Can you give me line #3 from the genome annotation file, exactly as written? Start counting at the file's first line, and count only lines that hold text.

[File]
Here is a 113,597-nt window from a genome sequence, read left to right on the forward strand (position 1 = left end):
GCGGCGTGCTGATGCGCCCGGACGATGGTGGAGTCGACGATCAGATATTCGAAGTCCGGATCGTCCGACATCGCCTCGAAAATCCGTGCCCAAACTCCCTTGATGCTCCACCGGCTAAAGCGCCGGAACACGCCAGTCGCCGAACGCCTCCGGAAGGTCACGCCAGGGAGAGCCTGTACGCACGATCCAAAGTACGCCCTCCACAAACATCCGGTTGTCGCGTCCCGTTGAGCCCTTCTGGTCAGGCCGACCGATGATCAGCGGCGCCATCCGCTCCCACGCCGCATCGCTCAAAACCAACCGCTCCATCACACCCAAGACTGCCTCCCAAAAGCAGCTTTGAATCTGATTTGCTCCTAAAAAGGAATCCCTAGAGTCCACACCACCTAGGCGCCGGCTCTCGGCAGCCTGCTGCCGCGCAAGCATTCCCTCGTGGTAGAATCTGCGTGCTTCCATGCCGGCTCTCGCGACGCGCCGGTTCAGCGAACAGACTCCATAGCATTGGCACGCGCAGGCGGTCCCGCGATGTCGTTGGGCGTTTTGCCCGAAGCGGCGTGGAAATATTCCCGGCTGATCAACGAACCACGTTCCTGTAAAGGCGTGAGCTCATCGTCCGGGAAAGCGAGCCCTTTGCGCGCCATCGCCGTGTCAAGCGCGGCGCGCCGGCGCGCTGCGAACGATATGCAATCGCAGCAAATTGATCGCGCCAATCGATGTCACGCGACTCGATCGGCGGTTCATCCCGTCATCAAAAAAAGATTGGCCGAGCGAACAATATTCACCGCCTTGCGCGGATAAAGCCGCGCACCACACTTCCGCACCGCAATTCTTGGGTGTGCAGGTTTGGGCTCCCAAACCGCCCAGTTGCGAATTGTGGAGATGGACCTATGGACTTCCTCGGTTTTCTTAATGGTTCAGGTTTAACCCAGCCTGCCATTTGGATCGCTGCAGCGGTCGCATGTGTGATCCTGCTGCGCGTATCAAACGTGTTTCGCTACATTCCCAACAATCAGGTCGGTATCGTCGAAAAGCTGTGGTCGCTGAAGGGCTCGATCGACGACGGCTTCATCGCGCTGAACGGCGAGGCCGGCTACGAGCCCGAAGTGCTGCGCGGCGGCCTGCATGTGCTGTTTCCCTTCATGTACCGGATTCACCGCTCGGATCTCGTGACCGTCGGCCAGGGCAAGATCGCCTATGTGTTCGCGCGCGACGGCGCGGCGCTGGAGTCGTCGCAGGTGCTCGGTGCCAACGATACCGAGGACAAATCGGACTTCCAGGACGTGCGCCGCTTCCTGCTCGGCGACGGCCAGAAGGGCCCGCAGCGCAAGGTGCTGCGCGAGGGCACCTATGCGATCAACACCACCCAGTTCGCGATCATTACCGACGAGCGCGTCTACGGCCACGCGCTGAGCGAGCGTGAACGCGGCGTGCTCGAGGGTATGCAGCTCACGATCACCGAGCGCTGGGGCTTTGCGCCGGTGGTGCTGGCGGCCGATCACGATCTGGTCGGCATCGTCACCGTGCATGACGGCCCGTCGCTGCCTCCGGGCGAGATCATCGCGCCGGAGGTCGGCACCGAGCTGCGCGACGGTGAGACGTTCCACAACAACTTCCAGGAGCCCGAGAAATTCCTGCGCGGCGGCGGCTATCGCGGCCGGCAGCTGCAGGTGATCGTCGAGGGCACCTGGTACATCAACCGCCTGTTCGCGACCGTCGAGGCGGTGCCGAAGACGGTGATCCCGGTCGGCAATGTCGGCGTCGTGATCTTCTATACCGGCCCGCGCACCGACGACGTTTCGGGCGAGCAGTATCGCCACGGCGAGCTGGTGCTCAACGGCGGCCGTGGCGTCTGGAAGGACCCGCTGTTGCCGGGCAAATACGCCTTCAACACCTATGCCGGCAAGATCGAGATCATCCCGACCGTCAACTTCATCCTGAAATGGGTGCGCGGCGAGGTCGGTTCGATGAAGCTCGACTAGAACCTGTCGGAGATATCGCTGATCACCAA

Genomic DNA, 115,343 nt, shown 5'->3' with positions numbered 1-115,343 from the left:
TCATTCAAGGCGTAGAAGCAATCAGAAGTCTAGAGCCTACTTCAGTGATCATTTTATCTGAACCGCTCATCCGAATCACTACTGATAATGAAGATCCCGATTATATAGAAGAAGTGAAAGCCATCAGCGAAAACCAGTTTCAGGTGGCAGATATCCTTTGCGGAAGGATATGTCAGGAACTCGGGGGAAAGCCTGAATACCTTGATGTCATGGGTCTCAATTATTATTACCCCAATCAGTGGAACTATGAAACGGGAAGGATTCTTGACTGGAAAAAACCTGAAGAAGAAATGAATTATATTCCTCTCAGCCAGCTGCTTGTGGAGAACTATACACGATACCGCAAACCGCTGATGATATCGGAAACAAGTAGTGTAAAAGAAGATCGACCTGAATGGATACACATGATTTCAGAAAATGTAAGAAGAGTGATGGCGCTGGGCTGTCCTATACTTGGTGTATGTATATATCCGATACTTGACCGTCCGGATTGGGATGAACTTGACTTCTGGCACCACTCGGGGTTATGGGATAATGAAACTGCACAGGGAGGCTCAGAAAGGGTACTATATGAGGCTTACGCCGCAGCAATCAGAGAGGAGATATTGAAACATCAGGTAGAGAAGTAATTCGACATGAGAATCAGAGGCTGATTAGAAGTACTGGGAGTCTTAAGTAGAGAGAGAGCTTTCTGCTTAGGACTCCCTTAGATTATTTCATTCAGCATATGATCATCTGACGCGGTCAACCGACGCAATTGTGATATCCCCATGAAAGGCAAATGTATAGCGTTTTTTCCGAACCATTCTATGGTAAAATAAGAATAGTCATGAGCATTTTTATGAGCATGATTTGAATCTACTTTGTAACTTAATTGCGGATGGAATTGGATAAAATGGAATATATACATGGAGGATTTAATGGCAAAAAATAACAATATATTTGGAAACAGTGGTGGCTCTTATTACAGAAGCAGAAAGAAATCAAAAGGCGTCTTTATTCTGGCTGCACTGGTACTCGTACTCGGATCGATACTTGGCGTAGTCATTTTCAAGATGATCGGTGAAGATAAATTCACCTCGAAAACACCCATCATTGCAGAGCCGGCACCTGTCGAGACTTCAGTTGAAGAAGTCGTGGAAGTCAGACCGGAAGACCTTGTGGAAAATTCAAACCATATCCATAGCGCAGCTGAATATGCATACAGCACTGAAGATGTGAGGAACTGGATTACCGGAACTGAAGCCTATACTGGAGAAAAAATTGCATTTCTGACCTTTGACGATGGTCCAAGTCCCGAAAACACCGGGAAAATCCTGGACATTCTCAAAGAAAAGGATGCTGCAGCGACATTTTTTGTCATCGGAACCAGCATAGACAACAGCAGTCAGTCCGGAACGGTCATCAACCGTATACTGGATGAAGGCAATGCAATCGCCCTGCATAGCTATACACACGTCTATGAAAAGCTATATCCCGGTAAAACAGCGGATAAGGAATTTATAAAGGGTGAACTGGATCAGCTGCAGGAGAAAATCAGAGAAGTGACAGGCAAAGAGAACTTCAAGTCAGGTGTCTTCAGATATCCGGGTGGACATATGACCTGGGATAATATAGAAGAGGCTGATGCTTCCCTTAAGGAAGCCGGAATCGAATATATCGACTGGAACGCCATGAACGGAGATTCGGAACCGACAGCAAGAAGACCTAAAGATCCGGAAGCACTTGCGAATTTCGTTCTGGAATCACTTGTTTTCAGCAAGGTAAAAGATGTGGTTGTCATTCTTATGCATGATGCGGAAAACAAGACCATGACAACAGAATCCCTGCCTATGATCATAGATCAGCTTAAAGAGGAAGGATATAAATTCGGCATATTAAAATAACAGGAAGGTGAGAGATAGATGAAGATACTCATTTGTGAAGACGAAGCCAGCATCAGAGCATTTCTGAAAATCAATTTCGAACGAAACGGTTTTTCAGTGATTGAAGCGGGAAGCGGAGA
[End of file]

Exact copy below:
Genomic DNA, 115,343 nt, shown 5'->3' with positions numbered 1-115,343 from the left: